Theme Park Operator Succeeds in Roller Coaster Personal Injury Appeal


For businesses found liable in personal injury proceedings, the reputational damage can be every bit as serious as the financial consequences. As a case concerning a theme park operator showed, however, they are entitled to have their arguments carefully considered and to a clear judicial explanation as to why they have lost.

After a woman went to the theme park with her young son, they embarked on a roller coaster ride which was not for the faint-hearted. She said that their carriage reached excessive speed, travelling out of control and throwing her from side to side before coming to a sudden halt. She and her son were trapped at the top of the ride for an extended period, on a very hot day, before they were rescued.

In seeking compensation from the operator, she alleged that the incident occurred due to a fault in the ride which had caused her serious physical and psychological injuries. In its defence to the claim, the operator asserted that the ride was safe to use and that it had done all that was reasonably practicable to ensure that its guests came to no harm. Following a one-and-a-half-day trial, however, a judge found the operator liable and ordered it to pay the woman substantial damages.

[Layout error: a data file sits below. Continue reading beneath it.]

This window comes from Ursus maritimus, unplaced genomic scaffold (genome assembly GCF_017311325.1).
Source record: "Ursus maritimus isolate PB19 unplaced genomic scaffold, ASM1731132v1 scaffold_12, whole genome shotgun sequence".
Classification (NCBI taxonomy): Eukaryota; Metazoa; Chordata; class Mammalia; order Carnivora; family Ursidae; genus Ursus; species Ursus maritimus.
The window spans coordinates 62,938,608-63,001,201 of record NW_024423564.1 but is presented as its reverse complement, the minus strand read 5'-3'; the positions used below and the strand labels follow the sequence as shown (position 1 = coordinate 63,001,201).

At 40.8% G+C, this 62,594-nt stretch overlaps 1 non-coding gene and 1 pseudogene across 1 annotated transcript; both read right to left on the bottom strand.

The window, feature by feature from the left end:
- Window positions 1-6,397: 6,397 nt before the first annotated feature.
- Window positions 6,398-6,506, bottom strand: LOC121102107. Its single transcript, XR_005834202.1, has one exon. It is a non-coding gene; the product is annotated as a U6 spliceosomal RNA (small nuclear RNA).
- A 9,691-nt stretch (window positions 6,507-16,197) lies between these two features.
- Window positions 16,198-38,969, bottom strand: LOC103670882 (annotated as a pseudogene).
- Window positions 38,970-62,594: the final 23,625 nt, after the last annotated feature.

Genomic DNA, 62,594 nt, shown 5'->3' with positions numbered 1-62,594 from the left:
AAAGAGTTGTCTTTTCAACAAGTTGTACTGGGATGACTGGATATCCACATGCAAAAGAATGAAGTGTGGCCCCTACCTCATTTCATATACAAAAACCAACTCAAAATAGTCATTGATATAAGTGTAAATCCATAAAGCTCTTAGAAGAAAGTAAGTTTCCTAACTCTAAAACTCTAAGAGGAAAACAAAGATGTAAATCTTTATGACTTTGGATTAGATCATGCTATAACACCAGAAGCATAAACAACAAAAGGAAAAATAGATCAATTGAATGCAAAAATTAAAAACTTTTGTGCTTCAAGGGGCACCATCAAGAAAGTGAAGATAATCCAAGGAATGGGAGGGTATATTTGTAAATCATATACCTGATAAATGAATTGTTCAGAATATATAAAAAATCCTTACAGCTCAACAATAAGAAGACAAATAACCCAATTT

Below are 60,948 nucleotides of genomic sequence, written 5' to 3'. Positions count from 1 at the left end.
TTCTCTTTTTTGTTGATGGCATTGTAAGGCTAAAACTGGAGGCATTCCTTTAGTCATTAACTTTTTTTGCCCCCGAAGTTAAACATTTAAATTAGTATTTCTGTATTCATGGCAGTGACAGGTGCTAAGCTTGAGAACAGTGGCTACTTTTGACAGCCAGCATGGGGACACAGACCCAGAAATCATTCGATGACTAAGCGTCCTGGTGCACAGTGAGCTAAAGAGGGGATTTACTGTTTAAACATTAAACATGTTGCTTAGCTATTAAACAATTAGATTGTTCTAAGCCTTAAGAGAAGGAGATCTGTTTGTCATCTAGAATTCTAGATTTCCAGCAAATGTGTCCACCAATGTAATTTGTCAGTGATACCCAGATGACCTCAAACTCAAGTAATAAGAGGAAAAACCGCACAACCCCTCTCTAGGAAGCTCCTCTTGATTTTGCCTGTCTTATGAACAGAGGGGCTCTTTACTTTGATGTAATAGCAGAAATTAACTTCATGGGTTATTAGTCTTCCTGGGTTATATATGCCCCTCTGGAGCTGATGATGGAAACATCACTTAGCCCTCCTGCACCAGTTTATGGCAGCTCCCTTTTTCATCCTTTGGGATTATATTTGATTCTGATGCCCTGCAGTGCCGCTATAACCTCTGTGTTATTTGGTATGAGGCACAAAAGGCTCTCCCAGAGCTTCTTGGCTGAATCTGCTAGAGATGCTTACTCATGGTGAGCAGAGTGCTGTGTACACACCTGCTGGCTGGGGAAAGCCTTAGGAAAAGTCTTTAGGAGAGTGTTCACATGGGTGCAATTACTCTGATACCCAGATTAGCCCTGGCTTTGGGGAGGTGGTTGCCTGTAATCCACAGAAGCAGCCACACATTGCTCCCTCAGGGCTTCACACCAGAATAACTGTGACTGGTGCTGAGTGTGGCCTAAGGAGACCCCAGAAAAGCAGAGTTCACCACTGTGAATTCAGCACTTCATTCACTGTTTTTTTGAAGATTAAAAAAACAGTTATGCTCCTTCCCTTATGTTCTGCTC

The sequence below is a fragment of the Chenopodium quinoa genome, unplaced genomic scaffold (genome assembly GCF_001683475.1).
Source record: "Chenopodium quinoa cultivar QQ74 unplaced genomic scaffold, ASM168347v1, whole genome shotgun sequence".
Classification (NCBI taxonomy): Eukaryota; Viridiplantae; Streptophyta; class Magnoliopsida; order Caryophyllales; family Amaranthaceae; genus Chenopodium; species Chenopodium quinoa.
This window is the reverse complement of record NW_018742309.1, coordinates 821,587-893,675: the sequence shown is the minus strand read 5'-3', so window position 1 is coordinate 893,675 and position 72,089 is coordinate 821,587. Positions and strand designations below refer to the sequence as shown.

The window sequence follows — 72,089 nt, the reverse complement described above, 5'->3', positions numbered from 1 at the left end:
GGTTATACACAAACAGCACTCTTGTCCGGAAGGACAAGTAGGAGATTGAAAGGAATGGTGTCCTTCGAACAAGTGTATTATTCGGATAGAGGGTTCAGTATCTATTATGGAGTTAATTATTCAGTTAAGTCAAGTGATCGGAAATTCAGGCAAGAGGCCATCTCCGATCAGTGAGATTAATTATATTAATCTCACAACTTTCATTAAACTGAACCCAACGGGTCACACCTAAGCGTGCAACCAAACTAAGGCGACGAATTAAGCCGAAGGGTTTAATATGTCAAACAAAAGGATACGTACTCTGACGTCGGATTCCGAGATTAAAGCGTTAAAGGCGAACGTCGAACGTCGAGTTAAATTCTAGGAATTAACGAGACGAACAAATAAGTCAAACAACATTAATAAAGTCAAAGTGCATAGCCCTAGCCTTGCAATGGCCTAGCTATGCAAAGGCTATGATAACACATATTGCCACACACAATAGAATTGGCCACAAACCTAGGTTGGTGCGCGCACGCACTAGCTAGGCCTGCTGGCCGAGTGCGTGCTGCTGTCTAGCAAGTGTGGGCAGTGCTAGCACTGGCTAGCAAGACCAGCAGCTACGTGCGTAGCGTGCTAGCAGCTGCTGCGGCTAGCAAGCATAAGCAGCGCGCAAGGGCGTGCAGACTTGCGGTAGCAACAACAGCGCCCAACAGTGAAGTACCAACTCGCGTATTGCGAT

Upholding the operator’s challenge to that outcome, the High Court noted that the judge gave her decision orally just after each side had made their final arguments. That was a common occurrence. However, given the numerous issues raised during the case, some of them technical, her decision to give an immediate ruling, without taking any time for reflection, was challenging and ambitious. When transcribed, her judgment ran to just over three pages.

The case was not straightforward and it was apparent that the judge was not well prepared to deliver her decision. She failed to engage adequately with the operator’s arguments and it was not possible to discern from her ruling the basis on which she rejected key aspects of its case. Overall, her judgment was not coherent and did not adequately explain why the operator’s defence failed and the woman’s claim succeeded. The Court directed a retrial of the claim.

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